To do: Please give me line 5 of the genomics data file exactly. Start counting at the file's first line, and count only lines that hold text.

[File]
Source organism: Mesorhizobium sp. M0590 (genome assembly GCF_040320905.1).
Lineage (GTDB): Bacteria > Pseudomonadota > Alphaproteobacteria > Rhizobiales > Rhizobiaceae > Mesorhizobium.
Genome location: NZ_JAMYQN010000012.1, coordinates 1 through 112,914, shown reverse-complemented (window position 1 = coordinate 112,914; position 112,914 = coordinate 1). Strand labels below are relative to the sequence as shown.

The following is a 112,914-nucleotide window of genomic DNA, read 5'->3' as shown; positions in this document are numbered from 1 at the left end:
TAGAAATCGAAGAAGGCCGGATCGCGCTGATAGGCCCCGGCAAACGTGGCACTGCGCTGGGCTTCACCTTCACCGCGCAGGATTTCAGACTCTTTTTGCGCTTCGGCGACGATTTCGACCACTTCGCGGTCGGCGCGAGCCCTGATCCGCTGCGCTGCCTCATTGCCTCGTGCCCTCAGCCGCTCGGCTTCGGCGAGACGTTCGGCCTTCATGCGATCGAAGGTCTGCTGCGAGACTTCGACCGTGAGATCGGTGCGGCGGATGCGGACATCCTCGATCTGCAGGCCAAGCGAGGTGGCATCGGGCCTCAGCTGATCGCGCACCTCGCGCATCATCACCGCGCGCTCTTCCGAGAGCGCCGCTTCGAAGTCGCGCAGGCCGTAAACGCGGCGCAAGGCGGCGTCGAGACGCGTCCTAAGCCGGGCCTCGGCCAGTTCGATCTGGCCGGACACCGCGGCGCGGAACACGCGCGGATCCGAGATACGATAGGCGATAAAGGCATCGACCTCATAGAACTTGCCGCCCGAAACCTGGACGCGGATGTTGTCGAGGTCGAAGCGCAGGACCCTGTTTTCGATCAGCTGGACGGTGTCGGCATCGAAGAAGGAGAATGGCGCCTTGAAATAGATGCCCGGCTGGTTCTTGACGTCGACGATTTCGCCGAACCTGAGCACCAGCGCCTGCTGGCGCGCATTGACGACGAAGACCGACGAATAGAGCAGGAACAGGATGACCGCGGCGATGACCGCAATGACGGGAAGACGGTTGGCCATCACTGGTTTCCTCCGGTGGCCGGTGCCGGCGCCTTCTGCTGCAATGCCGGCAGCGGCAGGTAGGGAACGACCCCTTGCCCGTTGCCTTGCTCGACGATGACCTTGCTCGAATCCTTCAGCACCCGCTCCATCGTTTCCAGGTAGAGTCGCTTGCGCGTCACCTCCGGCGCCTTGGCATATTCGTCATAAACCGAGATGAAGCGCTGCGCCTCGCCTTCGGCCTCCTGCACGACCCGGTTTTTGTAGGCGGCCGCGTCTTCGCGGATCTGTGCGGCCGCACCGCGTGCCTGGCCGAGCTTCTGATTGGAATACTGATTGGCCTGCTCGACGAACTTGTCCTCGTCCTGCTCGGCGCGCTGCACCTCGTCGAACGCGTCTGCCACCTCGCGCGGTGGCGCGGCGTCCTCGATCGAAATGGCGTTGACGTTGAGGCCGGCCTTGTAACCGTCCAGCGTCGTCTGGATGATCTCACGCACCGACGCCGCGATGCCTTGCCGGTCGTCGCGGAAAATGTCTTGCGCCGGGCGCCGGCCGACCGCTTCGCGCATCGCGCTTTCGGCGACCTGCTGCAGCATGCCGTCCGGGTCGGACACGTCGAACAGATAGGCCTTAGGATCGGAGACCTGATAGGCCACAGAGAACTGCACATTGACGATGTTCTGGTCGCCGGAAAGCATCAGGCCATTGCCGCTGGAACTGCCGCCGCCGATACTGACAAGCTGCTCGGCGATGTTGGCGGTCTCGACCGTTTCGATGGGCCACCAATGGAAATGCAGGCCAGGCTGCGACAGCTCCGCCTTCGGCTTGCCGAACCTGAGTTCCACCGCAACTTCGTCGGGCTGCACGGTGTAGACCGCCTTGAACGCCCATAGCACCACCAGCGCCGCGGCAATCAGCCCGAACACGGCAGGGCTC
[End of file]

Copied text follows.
TAGAAATCGAAGAAGGCCGGATCGCGCTGATAGGCCCCGGCAAACGTGGCACTGCGCTGGGCTTCACCTTCACCGCGCAGGATTTCAGACTCTTTTTGCGCTTCGGCGACGATTTCGACCACTTCGCGGTCGGCGCGAGCCCTGATCCGCTGCGCTGCCTCATTGCCTCGTGCCCTCAGCCGCTCGGCTTCGGCGAGACGTTCGGCCTTCATGCGATCGAAGGTCTGCTGCGAGACTTCGACCGTGAGATCGGTGCGGCGGATGCGGACATCCTCGATCTGCAGGCCAAGCGAGGTGGCATCGGGCCTCAGCTGATCGCGCACCTCGCGCATCATCACCGCGCGCTCTTCCGAGAGCGCCGCTTCGAAGTCGCGCAGGCCGTAAACGCGGCGCAAGGCGGCGTCGAGACGCGTCCTAAGCCGGGCCTCGGCCAGTTCGATCTGGCCGGACACCGCGGCGCGGAACACGCGCGGATCCGAGATACGATAGGCGATAAAGGCATCGACCTCATAGAACTTGCCGCCCGAAACCTGGACGCGGATGTTGTCGAGGTCGAAGCGCAGGACCCTGTTTTCGATCAGCTGGACGGTGTCGGCATCGAAGAAGGAGAATGGCGCCTTGAAATAGATGCCCGGCTGGTTCTTGACGTCGACGATTTCGCCGAACCTGAGCACCAGCGCCTGCTGGCGCGCATTGACGACGAAGACCGACGAATAGAGCAGGAACAGGATGACCGCGGCGATGACCGCAATGACGGGAAGACGGTTGGCCATCACTGGTTTCCTCCGGTGGCCGGTGCCGGCGCCTTCTGCTGCAATGCCGGCAGCGGCAGGTAGGGAACGACCCCTTGCCCGTTGCCTTGCTCGACGATGACCTTGCTCGAATCCTTCAGCACCCGCTCCATCGTTTCCAGGTAGAGTCGCTTGCGCGTCACCTCCGGCGCCTTGGCATATTCGTCATAAACCGAGATGAAGCGCTGCGCCTCGCCTTCGGCCTCCTGCACGACCCGGTTTTTGTAGGCGGCCGCGTCTTCGCGGATCTGTGCGGCCGCACCGCGTGCCTGGCCGAGCTTCTGATTGGAATACTGATTGGCCTGCTCGACGAACTTGTCCTCGTCCTGCTCGGCGCGCTGCACCTCGTCGAACGCGTCTGCCACCTCGCGCGGTGGCGCGGCGTCCTCGATCGAAATGGCGTTGACGTTGAGGCCGGCCTTGTAACCGTCCAGCGTCGTCTGGATGATCTCACGCACCGACGCCGCGATGCCTTGCCGGTCGTCGCGGAAAATGTCTTGCGCCGGGCGCCGGCCGACCGCTTCGCGCATCGCGCTTTCGGCGACCTGCTGCAGCATGCCGTCCGGGTCGGACACGTCGAACAGATAGGCCTTAGGATCGGAGACCTGATAGGCCACAGAGAACTGCACATTGACGATGTTCTGGTCGCCGGAAAGCATCAGGCCATTGCCGCTGGAACTGCCGCCGCCGATACTGACAAGCTGCTCGGCGATGTTGGCGGTCTCGACCGTTTCGATGGGCCACCAATGGAAATGCAGGCCAGGCTGCGACAGCTCCGCCTTCGGCTTGCCGAACCTGAGTTCCACCGCAACTTCGTCGGGCTGCACGGTGTAGACCGCCTTGAACGCCCATAGCACCACCAGCGCCGCGGCAATCAGCCCGAACACGGCAGGGCTC